Rothbard on Strauss
by David Gordon
Paul Wolfowitz and other architects of American foreign policy, according to a recent article by James Atlas linked on this site from the New York Times, are "Straussians," i.e., disciples of the political philosopher Leo Strauss. Strauss's intricate works on Plato, Alfarabi, Spinoza, and Hobbes, among others, are decidedly an acquired taste; but even those uninterested in Strauss's distinction between natural law and natural right, or his theory of esoteric writing, need to understand the basics of his thought, in view of Mr. Atlas's revelations.
What are we to think of Strauss? Murray Rothbard addressed this question more than forty years ago, in several reviews of Strauss's works, written for the William Volker Fund. The situation that Rothbard confronted differed entirely from the present. Strauss did not then appear, whether rightly or wrongly, as the supposed mastermind behind an aggressive American foreign policy. Quite the contrary, to most American conservatives in the 1950s and 1960s, Strauss seemed a valiant battler against positivism and historicism in political science. In their stead, he wished to revive the study of the Greek classics; and he appeared to defend natural law against its modern detractors. Would Rothbard, himself a champion of natural law, find in Strauss a welcome ally?
Rothbard located a fatal flaw in Strauss's work. He was no friend whom libertarians should rush to embrace: his view of natural law was entirely mistaken. Further, his mistake was not a mere theoretical failing, of interest to no one but a few scholars. The misunderstanding of morality that ran through Strauss's work might lead, if applied in practice, to immense harm. Strauss wished to replace the ironclad restrictions on the state, imposed by natural law rightly understood, with the "prudential" judgments of political leaders who aim to enhance national power.
Though he opposed Strauss, Rothbard paid generous tribute to his insights: Strauss's "virtue is that he is in the forefront of the fight to restore and resurrect political philosophy from the interment given it by modern positivists and adherents of scientism — in short, that he wants to restore values and political ethics to the study of politics."(All quotations are from unpublished letters by Rothbard, written in 1960.)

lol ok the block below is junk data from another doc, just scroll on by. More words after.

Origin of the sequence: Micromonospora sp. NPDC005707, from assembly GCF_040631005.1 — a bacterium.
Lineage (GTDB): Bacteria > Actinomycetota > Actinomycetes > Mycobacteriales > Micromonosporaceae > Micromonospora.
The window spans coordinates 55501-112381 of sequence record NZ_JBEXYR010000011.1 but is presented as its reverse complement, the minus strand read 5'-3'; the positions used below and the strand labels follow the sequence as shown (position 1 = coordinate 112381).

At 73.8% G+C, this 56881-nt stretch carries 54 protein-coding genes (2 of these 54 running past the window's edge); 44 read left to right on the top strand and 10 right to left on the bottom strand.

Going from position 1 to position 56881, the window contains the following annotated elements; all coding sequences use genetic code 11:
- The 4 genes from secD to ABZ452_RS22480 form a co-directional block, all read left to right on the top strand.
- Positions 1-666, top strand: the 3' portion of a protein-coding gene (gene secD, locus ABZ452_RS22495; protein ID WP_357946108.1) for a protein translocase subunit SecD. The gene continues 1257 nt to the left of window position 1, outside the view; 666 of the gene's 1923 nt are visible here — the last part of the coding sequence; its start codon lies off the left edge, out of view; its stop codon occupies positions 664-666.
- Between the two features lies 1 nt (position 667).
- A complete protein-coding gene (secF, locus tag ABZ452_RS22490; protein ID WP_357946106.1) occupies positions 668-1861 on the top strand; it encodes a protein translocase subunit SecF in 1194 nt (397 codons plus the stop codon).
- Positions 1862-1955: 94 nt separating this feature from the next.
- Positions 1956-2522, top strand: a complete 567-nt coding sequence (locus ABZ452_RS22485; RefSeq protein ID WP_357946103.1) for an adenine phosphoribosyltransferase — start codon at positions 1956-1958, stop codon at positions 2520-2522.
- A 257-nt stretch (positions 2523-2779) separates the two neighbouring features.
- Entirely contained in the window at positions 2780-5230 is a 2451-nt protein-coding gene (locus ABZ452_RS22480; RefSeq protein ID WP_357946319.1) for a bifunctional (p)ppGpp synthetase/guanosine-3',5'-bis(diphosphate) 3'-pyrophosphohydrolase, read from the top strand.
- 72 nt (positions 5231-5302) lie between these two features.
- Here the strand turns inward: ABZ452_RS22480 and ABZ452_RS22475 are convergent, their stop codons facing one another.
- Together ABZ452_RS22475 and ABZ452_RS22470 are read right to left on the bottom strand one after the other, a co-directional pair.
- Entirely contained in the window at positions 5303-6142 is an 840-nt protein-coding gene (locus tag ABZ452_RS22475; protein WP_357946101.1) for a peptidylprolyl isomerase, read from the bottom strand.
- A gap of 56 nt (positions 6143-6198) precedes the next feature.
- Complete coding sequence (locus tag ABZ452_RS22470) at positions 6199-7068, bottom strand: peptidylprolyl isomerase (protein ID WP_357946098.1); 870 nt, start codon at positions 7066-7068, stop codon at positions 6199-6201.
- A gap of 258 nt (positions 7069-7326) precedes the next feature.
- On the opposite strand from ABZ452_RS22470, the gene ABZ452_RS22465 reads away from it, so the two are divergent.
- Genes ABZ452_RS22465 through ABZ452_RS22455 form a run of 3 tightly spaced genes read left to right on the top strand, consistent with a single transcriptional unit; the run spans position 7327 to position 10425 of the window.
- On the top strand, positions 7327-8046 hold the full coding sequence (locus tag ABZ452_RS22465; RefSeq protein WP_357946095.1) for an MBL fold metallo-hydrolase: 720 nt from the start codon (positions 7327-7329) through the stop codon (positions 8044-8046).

Rothbard found Strauss effective in his criticism of assorted relativists and historicists: "Strauss begins [an essay on relativism] with the almost incredibly confused and overrated Isaiah Berlin, and has no trouble demolishing Berlin and exposing his confusions — Berlin trying to be at the same time an exponent of ‘positive freedom', ‘negative freedom', absolutism and relativism." Strauss shows that, "in denying the possibility of rational ends [as relativists do] rational means are not on a very secure basis either."
Strauss has demolished relativism; but what does he propose to put in its place? The version of natural law that Strauss supports fails to extricate us fully from relativism. "Strauss, while favoring what he considers to be the classical and Christian concepts of natural law, is bitterly opposed to the 17th—18th Century conceptions of Locke and the rationalists, particularly to their ‘abstract', ‘deductive' championing of the rights of the individual: liberty, property, etc." Strauss's own arguments against the relativists show that we must have an ethics based on reason, but the version of natural law he favors does not meet this requirement.